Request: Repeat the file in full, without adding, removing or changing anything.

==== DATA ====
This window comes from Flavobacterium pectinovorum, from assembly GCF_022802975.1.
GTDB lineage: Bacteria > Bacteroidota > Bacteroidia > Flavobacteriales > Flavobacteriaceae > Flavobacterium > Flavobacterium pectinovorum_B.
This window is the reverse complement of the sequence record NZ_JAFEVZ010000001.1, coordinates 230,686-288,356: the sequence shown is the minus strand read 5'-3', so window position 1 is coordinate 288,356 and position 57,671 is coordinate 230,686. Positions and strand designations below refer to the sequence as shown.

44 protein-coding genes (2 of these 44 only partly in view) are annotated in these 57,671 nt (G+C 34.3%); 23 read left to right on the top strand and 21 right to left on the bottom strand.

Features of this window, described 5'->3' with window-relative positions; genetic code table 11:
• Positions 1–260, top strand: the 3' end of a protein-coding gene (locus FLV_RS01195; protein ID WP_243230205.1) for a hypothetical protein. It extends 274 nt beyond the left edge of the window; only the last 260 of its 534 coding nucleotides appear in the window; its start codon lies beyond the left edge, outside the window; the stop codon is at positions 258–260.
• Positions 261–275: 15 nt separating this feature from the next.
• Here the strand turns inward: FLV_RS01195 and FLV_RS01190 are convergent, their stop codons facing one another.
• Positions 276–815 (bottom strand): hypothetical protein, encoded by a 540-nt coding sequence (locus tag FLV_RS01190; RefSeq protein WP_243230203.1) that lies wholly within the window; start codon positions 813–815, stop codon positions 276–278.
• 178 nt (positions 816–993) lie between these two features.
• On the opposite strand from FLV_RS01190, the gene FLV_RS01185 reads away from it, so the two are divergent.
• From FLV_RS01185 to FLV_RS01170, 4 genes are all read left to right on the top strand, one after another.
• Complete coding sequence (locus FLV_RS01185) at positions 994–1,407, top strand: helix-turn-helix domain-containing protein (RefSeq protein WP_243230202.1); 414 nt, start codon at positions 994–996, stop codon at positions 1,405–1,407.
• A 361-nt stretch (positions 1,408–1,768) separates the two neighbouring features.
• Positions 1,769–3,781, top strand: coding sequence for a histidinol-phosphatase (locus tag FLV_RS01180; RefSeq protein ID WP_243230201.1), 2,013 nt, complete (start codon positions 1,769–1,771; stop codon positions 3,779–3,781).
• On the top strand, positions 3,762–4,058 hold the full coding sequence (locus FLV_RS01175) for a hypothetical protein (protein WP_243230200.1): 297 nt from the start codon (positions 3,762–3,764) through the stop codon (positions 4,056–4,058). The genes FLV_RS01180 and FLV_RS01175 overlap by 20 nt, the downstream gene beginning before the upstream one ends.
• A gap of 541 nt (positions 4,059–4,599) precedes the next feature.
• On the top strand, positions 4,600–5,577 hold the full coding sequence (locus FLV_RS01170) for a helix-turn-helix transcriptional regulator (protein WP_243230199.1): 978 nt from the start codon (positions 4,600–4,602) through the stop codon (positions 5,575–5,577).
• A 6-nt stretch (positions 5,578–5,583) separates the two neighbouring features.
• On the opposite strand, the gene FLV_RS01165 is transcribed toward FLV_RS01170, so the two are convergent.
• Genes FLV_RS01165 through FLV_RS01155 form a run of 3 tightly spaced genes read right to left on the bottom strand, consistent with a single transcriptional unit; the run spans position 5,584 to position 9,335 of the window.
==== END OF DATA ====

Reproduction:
This window comes from Flavobacterium pectinovorum, from assembly GCF_022802975.1.
GTDB lineage: Bacteria > Bacteroidota > Bacteroidia > Flavobacteriales > Flavobacteriaceae > Flavobacterium > Flavobacterium pectinovorum_B.
This window is the reverse complement of the sequence record NZ_JAFEVZ010000001.1, coordinates 230,686-288,356: the sequence shown is the minus strand read 5'-3', so window position 1 is coordinate 288,356 and position 57,671 is coordinate 230,686. Positions and strand designations below refer to the sequence as shown.

44 protein-coding genes (2 of these 44 only partly in view) are annotated in these 57,671 nt (G+C 34.3%); 23 read left to right on the top strand and 21 right to left on the bottom strand.

Features of this window, described 5'->3' with window-relative positions; genetic code table 11:
• Positions 1–260, top strand: the 3' end of a protein-coding gene (locus FLV_RS01195; protein ID WP_243230205.1) for a hypothetical protein. It extends 274 nt beyond the left edge of the window; only the last 260 of its 534 coding nucleotides appear in the window; its start codon lies beyond the left edge, outside the window; the stop codon is at positions 258–260.
• Positions 261–275: 15 nt separating this feature from the next.
• Here the strand turns inward: FLV_RS01195 and FLV_RS01190 are convergent, their stop codons facing one another.
• Positions 276–815 (bottom strand): hypothetical protein, encoded by a 540-nt coding sequence (locus tag FLV_RS01190; RefSeq protein WP_243230203.1) that lies wholly within the window; start codon positions 813–815, stop codon positions 276–278.
• 178 nt (positions 816–993) lie between these two features.
• On the opposite strand from FLV_RS01190, the gene FLV_RS01185 reads away from it, so the two are divergent.
• From FLV_RS01185 to FLV_RS01170, 4 genes are all read left to right on the top strand, one after another.
• Complete coding sequence (locus FLV_RS01185) at positions 994–1,407, top strand: helix-turn-helix domain-containing protein (RefSeq protein WP_243230202.1); 414 nt, start codon at positions 994–996, stop codon at positions 1,405–1,407.
• A 361-nt stretch (positions 1,408–1,768) separates the two neighbouring features.
• Positions 1,769–3,781, top strand: coding sequence for a histidinol-phosphatase (locus tag FLV_RS01180; RefSeq protein ID WP_243230201.1), 2,013 nt, complete (start codon positions 1,769–1,771; stop codon positions 3,779–3,781).
• On the top strand, positions 3,762–4,058 hold the full coding sequence (locus FLV_RS01175) for a hypothetical protein (protein WP_243230200.1): 297 nt from the start codon (positions 3,762–3,764) through the stop codon (positions 4,056–4,058). The genes FLV_RS01180 and FLV_RS01175 overlap by 20 nt, the downstream gene beginning before the upstream one ends.
• A gap of 541 nt (positions 4,059–4,599) precedes the next feature.
• On the top strand, positions 4,600–5,577 hold the full coding sequence (locus FLV_RS01170) for a helix-turn-helix transcriptional regulator (protein WP_243230199.1): 978 nt from the start codon (positions 4,600–4,602) through the stop codon (positions 5,575–5,577).
• A 6-nt stretch (positions 5,578–5,583) separates the two neighbouring features.
• On the opposite strand, the gene FLV_RS01165 is transcribed toward FLV_RS01170, so the two are convergent.
• Genes FLV_RS01165 through FLV_RS01155 form a run of 3 tightly spaced genes read right to left on the bottom strand, consistent with a single transcriptional unit; the run spans position 5,584 to position 9,335 of the window.